One of the last things that 46-year-old Alvin Lino did late Saturday afternoon was check in on Facebook at Whitewater Express, an outfitter than runs guided raft tours on the Chattahoochee River.
Less than three hours later, Lino, a real estate investment analyst for a large national firm, became the first fatality on the Chattahoochee whitewater course, which opened in May 2013.
Lino was in a raft that capsized at the first rapid on the 2.5-mile course that runs into downtown Columbus. He was unresponsive when he was brought back into the raft, Whitewater Express owner Dan Gilbert said.
Lino was taken to the bank on the Alabama side where river guides continued efforts to revive him until Phenix City emergency medical personnel arrived and took him to Jack Hughston Hospital. He was pronounced dead just before 8 p.m. at the hospital.
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Lino’s cause of death, according to Muscogee County Assistant Coroner Charles Newton, is accidental drowning.
Lino was a senior analyst at Marcus & Millichap, a national real estate investment firm based in Atlanta. A native of Belize City, Belize, he studied finance at Georgia State University in Atlanta and Mechanical and Aerospace Engineering at Cornell University.
The flow on the Chattahoochee River Saturday when the high-flow trip was being conducted was 12,300 cubic feet per second in downtown Columbus, according to information provided by the National Weather Service’s office in Peachtree City, Ga.. What Whitewater Express calls its “Challenge Trip” usually runs in the evening when Georgia Power is releasing water from Oliver Dam. That trip is advertised on the Whitewater Express website at up to 13,000 cfs or higher.
According to information provided by Whitewater Express, the river flow at the time of the trip was 9,000 cfs, as ascertained by their guides.
Challenge Trips consist of two laps, with rapids ranging from Class II to IV, according to Whitewater Express. Trips happen between the hours of 5 p.m. and 8 p.m. All participants are given the option to opt out on the second lap and Lino chose to make the additional run, Gilbert said.
Gilbert said it was a normal high-flow trip. He did not say how many guides or boats were on the trip.
The guide on Lino’s raft was a first-year river guide, Gilbert said, but he had been trained by Whitewater Express. Like most of the tours, this one consisted of more than one raft and two highly experienced trip leaders who are certified in swift-water rescue, Gilbert said.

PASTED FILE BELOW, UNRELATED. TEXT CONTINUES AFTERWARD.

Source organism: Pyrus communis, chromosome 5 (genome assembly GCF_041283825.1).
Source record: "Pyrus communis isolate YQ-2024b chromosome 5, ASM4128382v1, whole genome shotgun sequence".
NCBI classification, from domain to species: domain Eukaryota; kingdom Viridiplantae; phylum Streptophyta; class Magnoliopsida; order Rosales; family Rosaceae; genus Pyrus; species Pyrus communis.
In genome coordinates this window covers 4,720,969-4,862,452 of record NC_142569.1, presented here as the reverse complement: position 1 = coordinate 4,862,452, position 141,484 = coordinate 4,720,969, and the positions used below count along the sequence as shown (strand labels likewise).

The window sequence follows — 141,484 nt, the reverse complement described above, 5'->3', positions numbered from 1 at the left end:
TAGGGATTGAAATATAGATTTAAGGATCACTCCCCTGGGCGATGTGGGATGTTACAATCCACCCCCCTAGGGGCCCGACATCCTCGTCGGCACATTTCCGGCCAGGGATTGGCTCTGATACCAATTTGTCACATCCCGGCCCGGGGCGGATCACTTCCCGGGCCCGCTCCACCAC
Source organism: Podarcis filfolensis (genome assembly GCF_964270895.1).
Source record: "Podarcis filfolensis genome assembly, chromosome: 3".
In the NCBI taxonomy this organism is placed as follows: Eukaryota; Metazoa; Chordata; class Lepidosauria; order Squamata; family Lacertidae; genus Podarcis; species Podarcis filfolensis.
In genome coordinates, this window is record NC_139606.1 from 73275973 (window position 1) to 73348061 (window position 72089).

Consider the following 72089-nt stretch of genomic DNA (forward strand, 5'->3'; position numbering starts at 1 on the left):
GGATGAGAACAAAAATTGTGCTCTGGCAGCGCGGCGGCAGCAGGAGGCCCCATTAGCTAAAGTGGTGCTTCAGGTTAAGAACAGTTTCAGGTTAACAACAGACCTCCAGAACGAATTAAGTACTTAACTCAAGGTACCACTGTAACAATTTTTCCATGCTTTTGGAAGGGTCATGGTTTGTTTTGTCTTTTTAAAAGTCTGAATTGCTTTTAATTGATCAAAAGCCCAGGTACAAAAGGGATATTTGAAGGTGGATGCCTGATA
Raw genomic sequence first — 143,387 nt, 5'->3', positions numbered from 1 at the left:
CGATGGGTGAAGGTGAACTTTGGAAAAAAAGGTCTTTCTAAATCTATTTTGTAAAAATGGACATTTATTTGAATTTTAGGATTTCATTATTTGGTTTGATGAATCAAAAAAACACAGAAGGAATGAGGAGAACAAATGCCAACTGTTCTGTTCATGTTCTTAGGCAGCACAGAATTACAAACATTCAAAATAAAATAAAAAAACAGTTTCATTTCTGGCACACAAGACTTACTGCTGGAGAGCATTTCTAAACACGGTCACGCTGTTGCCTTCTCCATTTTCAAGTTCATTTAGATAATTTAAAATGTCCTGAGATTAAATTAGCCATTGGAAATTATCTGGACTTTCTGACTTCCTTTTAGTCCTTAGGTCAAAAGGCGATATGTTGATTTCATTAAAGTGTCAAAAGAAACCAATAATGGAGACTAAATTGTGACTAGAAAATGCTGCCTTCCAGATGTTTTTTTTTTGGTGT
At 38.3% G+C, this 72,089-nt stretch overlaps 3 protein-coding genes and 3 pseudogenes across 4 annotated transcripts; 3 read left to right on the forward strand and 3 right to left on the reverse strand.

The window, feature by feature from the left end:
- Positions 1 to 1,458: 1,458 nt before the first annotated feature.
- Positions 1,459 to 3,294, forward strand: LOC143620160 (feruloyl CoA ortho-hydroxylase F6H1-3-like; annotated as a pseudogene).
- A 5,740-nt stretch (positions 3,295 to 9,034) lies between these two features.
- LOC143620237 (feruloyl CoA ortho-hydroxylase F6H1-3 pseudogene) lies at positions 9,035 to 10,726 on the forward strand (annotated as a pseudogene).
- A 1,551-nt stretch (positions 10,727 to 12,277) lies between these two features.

After making one pass on the course the group went back to the starting point, just below the North Highlands Dam near Bibb City.
The raft had gone through the initial rapid known as “Ambush,” when the guide turned around and went upstream in a technique known as “surfing the rapid.” All of the participants in the raft verbally agreed to surf the rapid, according to Whitewater Express.
All of the rafters were thrown from the raft during the surfing, Gilbert said.
Lino was wearing a life jacket, helmet and had gone through the pre-trip safety protocol, according to a release from Whitewater Express.
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“When this happened, it appeared everything was handled by normal protocol,” Gilbert said.
The whitewater course is managed by Uptown Whitewater Management LLC, a non-profit entity that grew out of Uptown Columbus Inc.
Uptown Whitewater Management LLC President Ross Horner said the organization is still reviewing facts and referred the Ledger-Enquirer to a statement it released Sunday afternoon.
“On behalf of Whitewater Management LLC, we are deeply saddened by this loss,” the statement read. “We would like to send our deepest condolences to his family and friends. We can not comment about specific details at this time, as we are working directly with all authorities involved in this matter. This is a tragic loss and we want to protect the family’s privacy while they mourn.”
Sunday morning, Whitewater Express ran one trip down the river then ceased operations when the river flow reached more than 20,000 cfs because of heavy rain and release upriver.
Whitewater Express also operates on the Nantahala River in North Carolina and the Ocoee River in Tennessee. The company has been in business since 1980 and this is the first death, Gilbert said.
“We are so sorry this incident happened yesterday,” Gilbert said. “We are a family-owned business and we take this personally. This is not just a personal thing for Whitewater Express, it is personal for Whitewater Management and this community. This is a personal loss.”
Because Lino was in the river, the Muscogee County coroner’s office responded. Newton said Saturday night they were going to send Lino’s body to Dekalb County for an autopsy.
That changed Sunday morning, Muscogee County Coroner Buddy Bryan said. The state crime lab declined to take the body because Lino, who listed a Mableton, Ga., home address, was pronounced dead in an Alabama hospital, Bryan said.
Lino’s body was to be turned over to Russell County Coroner Arthur Sumbry Jr., Bryan said.
The Muscogee County coroner’s office handled the notification of next of kin, Bryan said. A family member told the coroner that Lino had some medical conditions, including an enlarged heart, lupus and circulatory issues.
Chuck Williams: 706-571-8510, @chuckwilliams